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National NOW Times >> Spring 2004 >> Article

"10 for Change" Campaign Already Registering New Voters

A father-daughter team signed up hundreds of people at the March for Women's Lives to take the 10 for Change challenge.
A father-daughter team signed up hundreds of people at the March for Women's Lives to take the 10 for Change challenge. Photo by Samantha Berg
by Katie Ijams, Public Policy Intern

NOW and the NOW Foundation launched a new voter registration and mobilization campaign, 10 for Change, at the March for Women's Lives in Washington, D.C., where it was met with massive enthusiasm. Thanks to hard-working volunteers, more than 1,000 eager women and men joined our campaign to mobilize voters for equality and justice.

Those who took the 10 for Change challenge have agreed to help register new voters and educate friends and family about issues important in this year's elections and to encourage them to vote in November. Although March participants were the first to get started on 10 for Change, the campaign is open to anyone who cares about women's rights. You can sign up to take the challenge at www.10forChange.org and even become eligible for rewards along the way.

"Women have immense potential to make a difference in this country, yet so many aren't even registered to vote," said NOW President Kim Gandy. "We can't expect our leaders to represent our interests if we don't participate in the political process ourselves."

This campaign's strength is in its ease: by turning one vote into 10, and 10 votes into 100, and 100 votes into 1,000, the domino effect will span the nation and garner the support we need to make a difference in November.

Voting was a central issue discussed by such prominent March speakers as Sen. Hillary Clinton, D-N.Y., Whoopi Goldberg and Gloria Steinem. "If all we do is march today, that will not change the direction this country is headed under this administration," said Sen. Clinton.

Voter turnout has dropped dramatically in the U.S. over the last 40 years. Nearly half the voting-age population did not cast a ballot in the 2000 election — that's almost 100 million adults who did not vote. "It's about time we turn this trend around," said Gandy, "and make sure women have a voice in this country's policies, at home and abroad."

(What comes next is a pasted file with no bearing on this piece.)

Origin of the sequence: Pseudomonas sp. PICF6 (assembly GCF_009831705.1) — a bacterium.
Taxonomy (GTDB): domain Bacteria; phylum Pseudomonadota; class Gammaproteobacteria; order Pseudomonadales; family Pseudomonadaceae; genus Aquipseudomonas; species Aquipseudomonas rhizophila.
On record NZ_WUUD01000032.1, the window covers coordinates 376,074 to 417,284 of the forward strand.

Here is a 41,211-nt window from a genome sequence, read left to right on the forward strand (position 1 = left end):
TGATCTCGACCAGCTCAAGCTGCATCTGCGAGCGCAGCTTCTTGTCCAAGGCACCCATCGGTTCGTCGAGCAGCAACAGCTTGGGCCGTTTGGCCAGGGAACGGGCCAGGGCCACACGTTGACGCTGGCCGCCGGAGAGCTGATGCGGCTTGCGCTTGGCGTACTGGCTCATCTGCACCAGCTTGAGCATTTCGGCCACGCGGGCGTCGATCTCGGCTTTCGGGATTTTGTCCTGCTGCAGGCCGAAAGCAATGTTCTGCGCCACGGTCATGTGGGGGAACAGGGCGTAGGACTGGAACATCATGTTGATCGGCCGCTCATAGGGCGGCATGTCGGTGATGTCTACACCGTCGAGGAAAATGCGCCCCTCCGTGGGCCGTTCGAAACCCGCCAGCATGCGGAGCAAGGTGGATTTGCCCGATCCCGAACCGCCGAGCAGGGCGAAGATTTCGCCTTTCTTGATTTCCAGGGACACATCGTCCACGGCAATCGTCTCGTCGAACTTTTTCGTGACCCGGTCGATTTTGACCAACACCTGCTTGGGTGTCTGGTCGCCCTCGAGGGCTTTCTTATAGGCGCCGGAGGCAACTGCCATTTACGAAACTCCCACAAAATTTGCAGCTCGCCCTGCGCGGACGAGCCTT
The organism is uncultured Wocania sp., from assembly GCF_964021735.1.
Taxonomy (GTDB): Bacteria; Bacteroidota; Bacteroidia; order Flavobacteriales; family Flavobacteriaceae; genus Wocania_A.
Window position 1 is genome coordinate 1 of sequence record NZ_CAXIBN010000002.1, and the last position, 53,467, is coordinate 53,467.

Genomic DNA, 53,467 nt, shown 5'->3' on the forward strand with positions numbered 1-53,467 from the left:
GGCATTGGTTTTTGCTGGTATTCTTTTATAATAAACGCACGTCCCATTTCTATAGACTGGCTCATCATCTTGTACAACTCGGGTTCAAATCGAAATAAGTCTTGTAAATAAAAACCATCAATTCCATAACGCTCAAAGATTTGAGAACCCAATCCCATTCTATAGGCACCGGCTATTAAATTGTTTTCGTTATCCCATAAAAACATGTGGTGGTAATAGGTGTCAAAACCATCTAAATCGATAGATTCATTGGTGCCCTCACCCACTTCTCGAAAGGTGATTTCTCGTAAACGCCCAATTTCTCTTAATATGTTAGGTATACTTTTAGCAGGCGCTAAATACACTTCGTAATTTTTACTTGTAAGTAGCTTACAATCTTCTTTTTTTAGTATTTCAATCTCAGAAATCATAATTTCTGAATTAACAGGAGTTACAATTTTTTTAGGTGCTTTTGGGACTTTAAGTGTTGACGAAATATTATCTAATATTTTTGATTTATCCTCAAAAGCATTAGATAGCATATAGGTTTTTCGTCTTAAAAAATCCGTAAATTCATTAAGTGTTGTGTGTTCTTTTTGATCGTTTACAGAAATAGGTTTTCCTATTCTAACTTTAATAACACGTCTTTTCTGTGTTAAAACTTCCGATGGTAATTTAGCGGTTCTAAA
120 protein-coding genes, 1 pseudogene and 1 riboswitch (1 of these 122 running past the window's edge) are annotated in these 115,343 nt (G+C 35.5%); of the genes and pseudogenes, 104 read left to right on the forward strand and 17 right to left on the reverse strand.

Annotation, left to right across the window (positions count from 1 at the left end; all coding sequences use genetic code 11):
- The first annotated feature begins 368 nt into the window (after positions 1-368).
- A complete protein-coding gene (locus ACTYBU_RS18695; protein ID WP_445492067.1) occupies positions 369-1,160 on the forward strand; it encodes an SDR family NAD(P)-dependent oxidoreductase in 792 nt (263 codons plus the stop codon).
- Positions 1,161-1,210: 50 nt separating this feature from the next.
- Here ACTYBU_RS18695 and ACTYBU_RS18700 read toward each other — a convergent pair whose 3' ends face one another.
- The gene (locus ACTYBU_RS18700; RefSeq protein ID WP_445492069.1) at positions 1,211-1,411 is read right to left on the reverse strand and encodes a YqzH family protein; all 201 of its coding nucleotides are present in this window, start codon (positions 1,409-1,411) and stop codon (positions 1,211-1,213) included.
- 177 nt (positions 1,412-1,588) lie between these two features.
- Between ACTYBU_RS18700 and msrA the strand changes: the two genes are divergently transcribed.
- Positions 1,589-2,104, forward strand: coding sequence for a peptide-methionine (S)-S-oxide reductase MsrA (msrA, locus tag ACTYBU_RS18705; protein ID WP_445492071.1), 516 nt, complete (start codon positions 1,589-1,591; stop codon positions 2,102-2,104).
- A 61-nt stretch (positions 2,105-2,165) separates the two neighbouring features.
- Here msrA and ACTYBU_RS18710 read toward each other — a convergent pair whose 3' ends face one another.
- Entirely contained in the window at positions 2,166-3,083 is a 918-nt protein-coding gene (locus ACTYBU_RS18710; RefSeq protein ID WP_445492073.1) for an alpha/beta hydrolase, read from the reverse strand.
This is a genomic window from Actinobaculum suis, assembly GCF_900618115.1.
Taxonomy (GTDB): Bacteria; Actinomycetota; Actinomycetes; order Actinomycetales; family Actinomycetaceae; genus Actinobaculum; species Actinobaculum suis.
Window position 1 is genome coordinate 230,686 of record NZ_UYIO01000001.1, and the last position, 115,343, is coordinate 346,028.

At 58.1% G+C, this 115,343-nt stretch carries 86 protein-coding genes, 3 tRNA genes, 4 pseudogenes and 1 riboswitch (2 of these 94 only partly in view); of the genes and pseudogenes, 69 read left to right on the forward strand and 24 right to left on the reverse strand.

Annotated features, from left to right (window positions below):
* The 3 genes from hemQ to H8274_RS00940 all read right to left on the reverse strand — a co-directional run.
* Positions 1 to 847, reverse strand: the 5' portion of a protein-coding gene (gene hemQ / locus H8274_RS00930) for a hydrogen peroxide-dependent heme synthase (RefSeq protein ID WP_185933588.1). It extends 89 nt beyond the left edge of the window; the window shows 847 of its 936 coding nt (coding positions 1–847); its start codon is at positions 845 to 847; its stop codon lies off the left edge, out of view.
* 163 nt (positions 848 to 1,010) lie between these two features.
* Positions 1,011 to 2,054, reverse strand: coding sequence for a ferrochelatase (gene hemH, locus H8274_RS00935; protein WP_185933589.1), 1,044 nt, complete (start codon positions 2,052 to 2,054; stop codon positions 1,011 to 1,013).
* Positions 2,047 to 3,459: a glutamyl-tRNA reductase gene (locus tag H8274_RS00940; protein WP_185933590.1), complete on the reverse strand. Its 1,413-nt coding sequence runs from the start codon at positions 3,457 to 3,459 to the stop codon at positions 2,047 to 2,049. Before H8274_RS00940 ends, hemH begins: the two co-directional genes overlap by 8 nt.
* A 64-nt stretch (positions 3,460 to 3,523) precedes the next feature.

The 10 for Change campaign is an easy way for individuals to get involved and make a difference. Those who have already signed-up at www.10forchange.org are following 10 easy steps to help motivate unregistered and lapsed voters in their communities. Participants work at their own pace, familiarize themselves with voting registration in their area, read about important issues, and then pass that information along to 10 friends, family members, coworkers, classmates and others. They're even earning rewards along the way.

The idea is to not only inspire women and men to vote in November, but to gradually immerse them in a process that might otherwise seem intimidating or alienating.

"A lot of people are frustrated with the political process," said NOW Action Vice President Olga Vives. "They feel like their voices don't count or their lives are too busy to get involved. But the only way we can have a healthy democracy in this country is to actually get out and vote, and to encourage others to do the same. People are more likely to learn about the process and the issues if they hear about it from someone they know—their sister, best friend or next-door neighbor."

Extensive resources and tips are available on the 10forChange.org web site—including fact sheets on important issues and information about where and how to register to vote and how to help others register. Even someone who is brand-new to the voting process will find 10 for Change easy, interactive, helpful and fun.

"Through 10 for Change, minimal effort can produce maximum results," Vives added. "One person truly can make a significant difference."

People are joining 10 for Change every day. Check out the web site at www.10forchange.org and join the effort to mobilize voters who believe in equality and justice for all.

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